Bridges over Troubled Water: A Comparative Study of Jews, Arabs, and Palestinians

Bridges over Troubled Water: A Comparative Study of Jews, Arabs, and Palestinians

Bridges over Troubled Water: A Comparative Study of Jews, Arabs, and Palestinians

Bridges over Troubled Water: A Comparative Study of Jews, Arabs, and Palestinians

Synopsis

This work determines the processes that strengthen hostility between opposing groups and identifies those who are willing to act in order to change these situations. The backdrop of the Arab-Israeli conflict is used to demonstrate how collective identities are shaped by membership in ethnic and religious groups, and how these identities influence attitudes and behavior. It examines political attitudes, hatred of "others," and willingness to assume responsibility for the various social issues of this conflict. This book takes a fresh approach to the Arab-Israeli conflict by relating it to three distinct societies: Jews, Arabs, and Palestinians. Though it deals with conflict, this assessment is optimistic in the sense that it shows that bridges can be built and maintained among these groups. These bridges are still small and fragile, but may be the structures upon which more elaborate relationships may be developed.

Excerpt

The conflict in the Middle East attracts the attention of many researchers from diverse fields like political science, sociology, and history, and the books and articles they write reflect a wide range of theories and viewpoints. The publications—both academic and nonacademic, concentrating on one side of the conflict or the other—are numerous. In many of them, the nationality of the writer determines the angle he or she presents. The unidimensional focus “silences” the voice of the other side, or accords it a minor role in the narrative.

Our book belongs to a much smaller category of publications. There is too litde academic collaboration in the Middle East, and few of the existing attempts reach successful completion. Ours is one of them. When we—an Israeli and a Palestinian—decided to work together we were aware that we live a few kilometers away from each other, but many miles apart because of the conflict tearing our societies apart. Although ideologically our collaboration was easily established, the technical aspects of working together proved to be more difficult than we had anticipated. We could not meet as often as we wanted to because of the frequent closures and curfews, and we could not read all each other’s sources as some were in Hebrew and some in Arabic. Still, this book is proof that cooperation is possible.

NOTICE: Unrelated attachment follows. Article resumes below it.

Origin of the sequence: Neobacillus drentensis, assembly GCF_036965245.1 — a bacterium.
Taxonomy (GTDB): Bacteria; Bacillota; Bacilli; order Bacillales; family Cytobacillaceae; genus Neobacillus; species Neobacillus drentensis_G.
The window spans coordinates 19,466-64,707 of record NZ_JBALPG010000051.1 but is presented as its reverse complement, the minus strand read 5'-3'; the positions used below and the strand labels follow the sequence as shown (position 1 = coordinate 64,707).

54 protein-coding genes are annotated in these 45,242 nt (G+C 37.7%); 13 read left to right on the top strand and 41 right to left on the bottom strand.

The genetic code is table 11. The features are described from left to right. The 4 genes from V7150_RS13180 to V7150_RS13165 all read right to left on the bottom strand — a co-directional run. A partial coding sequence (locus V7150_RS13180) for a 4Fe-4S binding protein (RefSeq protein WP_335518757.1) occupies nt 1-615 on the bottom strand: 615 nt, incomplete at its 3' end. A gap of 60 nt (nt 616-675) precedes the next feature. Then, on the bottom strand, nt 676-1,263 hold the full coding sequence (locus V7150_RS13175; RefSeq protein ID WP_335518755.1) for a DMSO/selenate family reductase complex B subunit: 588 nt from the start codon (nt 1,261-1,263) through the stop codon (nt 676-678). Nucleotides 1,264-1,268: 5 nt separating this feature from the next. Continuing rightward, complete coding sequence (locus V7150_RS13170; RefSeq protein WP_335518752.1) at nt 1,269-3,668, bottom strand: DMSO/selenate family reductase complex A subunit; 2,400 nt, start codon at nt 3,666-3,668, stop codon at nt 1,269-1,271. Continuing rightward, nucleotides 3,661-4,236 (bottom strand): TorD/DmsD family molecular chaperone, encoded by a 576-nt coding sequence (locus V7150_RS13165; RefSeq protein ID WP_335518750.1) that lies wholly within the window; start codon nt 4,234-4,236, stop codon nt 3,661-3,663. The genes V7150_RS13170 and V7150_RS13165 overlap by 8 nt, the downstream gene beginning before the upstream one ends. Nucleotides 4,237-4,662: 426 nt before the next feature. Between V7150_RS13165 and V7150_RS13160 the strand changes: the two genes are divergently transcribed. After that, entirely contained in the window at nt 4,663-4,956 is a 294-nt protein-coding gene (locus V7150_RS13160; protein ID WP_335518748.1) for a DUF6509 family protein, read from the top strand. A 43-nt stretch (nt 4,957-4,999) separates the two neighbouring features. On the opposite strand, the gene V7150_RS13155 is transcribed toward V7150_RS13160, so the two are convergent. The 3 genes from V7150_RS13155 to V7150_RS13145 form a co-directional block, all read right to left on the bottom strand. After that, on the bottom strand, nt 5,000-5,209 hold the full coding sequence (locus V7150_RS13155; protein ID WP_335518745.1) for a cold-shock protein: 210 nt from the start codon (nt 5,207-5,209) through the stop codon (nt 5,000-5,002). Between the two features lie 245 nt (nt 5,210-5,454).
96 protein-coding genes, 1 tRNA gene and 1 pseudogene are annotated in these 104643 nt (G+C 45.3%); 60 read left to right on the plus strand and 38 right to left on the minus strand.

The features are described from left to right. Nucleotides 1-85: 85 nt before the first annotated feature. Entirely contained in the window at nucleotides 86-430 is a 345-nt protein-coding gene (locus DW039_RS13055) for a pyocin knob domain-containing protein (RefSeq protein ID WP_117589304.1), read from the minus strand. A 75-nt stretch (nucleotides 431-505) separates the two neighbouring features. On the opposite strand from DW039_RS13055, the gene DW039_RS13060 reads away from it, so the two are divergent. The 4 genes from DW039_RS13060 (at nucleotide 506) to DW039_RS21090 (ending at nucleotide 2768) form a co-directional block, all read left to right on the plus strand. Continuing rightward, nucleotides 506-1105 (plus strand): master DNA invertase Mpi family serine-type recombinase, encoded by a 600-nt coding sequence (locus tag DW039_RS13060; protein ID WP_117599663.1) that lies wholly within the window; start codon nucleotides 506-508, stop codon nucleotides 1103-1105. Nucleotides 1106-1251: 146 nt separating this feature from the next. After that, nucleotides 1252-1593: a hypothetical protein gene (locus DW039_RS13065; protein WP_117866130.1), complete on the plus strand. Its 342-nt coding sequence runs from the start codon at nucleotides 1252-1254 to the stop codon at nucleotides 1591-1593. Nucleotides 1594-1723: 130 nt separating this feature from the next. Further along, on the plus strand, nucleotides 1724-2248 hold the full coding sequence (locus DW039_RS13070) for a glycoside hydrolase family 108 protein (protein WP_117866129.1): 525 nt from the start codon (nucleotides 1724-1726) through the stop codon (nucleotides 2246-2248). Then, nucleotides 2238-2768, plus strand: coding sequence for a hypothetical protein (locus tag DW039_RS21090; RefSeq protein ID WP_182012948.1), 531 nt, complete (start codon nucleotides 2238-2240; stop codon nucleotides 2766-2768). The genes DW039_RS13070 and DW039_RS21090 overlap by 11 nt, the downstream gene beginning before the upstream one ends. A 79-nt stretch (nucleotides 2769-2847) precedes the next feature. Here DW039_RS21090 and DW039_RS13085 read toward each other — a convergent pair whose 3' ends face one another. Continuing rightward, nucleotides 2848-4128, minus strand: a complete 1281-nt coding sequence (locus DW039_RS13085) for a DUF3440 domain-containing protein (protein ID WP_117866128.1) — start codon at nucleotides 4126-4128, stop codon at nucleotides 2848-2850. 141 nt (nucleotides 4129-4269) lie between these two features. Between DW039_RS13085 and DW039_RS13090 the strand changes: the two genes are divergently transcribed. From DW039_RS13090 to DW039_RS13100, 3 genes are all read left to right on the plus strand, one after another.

We do not claim to represent either the Israeli or the Palestinian view of the conflict, as there are many different perspectives in both societies. And we do not attempt to claim academic objectivity. However, our book endeavors to find a way to look at the conflict in a two-dimensional, integrated manner. First, we address both the Palestinian and the Israeli viewpoints, and base our analyses on one of the possible common grounds for both. Without losing sight of the national goals, aspirations, and dreams of both sides, we present a view of the conflict that both respects and is critical of the leadership’s theoretical and political philosophy in both contexts. The second dimension of integration is a theoretical one. Our approach is multifaceted in nature in that we incorporated theoretical, procedural, evaluative, and interpretive methods and instruments from multiple disciplines, especially sociology . . .

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